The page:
Face your fear: Presenting


Face your fear: Presenting

Posted date 08 December 2020

On survey, people admit to having a greater fear of presenting to another group of people more than they fear death itself.

(Source – Psychology Today)

I’m sure it’s easy to respond like this when being surveyed and that (heaven forbid) any of those surveyed are ever actually presented with the stark choice of ‘present or die’ (can you imagine!)

Presentation skills have been a common theme in development plans for many of my former team members and in honour of this, I thought I would share some tips for those of you who have yet to take the plunge:

Be Prepared

An audience will automatically assume you are a subject matter expert. Be fully conversant with the material on your slides. If you are not 100% familiar with your slides this will lead to a lack of confidence and this will be apparent to your audience. There is no room in a presentation or ‘urms’ or ‘aahs’ – you must know your subject matter!

Practise with a colleague, if possible, prior to delivering your presentation. Saying your words out loud also gives you the opportunity to practise tone and emphasis.

The better prepared you are – the more confident you will be and this will translate directly to your audience.

Anticipate Questions

Have a think about what questions or challenges you may face and have your facts & figures ready in response. If you are presented with a question that you haven’t anticipated, acknowledge the question and commit to respond to it offline and directly with the individual who asked the question.

There is no shame in not having an immediate answer however you must be accountable and follow up diligently.

Connect with your audience

Remember that the vast majority of your audience will be relieved it is you and not them!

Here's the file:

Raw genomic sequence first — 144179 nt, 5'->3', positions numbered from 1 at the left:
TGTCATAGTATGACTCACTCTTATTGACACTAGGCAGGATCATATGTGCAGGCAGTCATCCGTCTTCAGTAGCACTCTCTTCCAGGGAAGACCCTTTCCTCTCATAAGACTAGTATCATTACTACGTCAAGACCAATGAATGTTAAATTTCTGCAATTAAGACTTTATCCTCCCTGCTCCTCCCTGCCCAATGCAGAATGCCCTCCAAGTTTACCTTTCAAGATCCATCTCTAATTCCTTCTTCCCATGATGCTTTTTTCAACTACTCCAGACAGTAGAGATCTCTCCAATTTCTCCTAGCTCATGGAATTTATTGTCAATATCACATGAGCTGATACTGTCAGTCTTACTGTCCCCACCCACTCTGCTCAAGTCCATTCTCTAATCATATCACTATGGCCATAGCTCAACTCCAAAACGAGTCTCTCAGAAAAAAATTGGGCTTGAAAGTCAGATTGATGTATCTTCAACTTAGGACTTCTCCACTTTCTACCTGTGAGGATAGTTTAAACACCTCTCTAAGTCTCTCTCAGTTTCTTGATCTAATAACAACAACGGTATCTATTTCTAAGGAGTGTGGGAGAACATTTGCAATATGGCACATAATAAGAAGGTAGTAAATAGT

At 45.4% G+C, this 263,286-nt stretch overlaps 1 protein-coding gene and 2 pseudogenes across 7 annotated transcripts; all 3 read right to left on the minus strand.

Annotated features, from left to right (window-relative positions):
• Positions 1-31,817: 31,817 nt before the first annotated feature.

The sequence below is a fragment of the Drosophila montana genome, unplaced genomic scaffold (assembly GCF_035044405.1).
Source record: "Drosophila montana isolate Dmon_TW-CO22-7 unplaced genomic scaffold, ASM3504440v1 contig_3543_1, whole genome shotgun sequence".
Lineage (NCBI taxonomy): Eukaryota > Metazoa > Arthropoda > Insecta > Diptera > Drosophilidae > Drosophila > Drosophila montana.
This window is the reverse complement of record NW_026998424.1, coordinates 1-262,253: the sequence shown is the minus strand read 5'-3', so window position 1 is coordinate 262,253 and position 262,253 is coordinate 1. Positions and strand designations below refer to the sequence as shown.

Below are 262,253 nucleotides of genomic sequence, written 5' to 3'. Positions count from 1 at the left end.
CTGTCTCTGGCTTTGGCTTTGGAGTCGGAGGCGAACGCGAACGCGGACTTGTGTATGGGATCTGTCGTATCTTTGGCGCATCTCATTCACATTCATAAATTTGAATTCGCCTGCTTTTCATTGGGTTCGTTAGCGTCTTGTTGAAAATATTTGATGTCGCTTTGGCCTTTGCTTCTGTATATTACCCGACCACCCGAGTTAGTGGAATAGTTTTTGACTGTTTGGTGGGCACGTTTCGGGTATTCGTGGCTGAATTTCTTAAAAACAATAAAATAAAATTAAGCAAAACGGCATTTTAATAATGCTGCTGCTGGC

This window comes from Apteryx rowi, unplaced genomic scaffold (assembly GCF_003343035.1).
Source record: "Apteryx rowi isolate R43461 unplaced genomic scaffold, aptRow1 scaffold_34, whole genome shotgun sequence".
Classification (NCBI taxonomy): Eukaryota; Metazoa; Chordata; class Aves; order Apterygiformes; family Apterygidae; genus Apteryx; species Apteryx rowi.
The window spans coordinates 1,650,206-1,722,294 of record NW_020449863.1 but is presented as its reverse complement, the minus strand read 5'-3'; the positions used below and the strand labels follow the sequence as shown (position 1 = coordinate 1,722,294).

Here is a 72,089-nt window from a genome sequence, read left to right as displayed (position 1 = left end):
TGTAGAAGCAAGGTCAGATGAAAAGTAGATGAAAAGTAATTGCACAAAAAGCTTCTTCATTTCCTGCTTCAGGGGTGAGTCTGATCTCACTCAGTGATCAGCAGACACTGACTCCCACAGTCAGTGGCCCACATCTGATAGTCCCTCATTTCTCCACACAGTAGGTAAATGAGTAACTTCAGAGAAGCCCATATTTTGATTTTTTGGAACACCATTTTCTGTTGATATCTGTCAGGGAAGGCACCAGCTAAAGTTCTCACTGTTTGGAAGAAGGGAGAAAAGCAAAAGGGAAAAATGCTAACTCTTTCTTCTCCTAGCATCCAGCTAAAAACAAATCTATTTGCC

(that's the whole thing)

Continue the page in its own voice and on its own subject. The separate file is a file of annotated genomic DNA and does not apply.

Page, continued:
Make eye contact with different individuals as you present and move from individuals after a few seconds. This is very powerful and puts you in control of the audience.

It is also useful to name check colleagues or use them as examples especially around positive points you are making.

Move around whilst speaking and ‘take’ the audience with you. A presentation is a journey with a sense of beginning, middle and end. Moving around and using expressive body language enhances that sense of journey and also keeps your audience awake and engaged!

Ensure that you inject personality into your delivery. ‘People buy people’ is a long-established fact. By showing your personality, you will feel more relaxed and confident and your audience will also feel the same.

PowerPoint Slides

Your slides should not be too detailed. If your audience has to spend long seconds leaning forward and squinting to get through the detail on your slides, they will not be hearing the words you are saying and you run the risk of disconnecting with your audience.

Use bullet points or graphics to deliver the main theme but the detail behind the headlines should come from you and an audience that is interested in your subject matter will want to hear the detail and will remain connected with your delivery.

Don’t over-use video’s in your presentation. Video’s are great to help make your point but too many, or video’s that are too long will exhaust your audience and will introduce restlessness.

Finding Context

Finally, before you take the stage, think of something you may have experienced that makes presenting, by comparison, an easy task.

In my case, in an earlier career as a Process Server, I had to deal with abusive people who (by their very nature) had a penchant for violence and on a number of occasions I faced knives and on one occasion, a shotgun. In comparison to those experiences – presenting is a piece of cake and it is useful to remind myself of those experiences before making a presentation!

Everyone has faced issues far worse than presenting in their life and should be able to contrast those experiences with the prospect of presenting.

In short, be your own inspiration.

For more information around Coaching for Presenting, please reach out to us at: www.sebolin.co.uk

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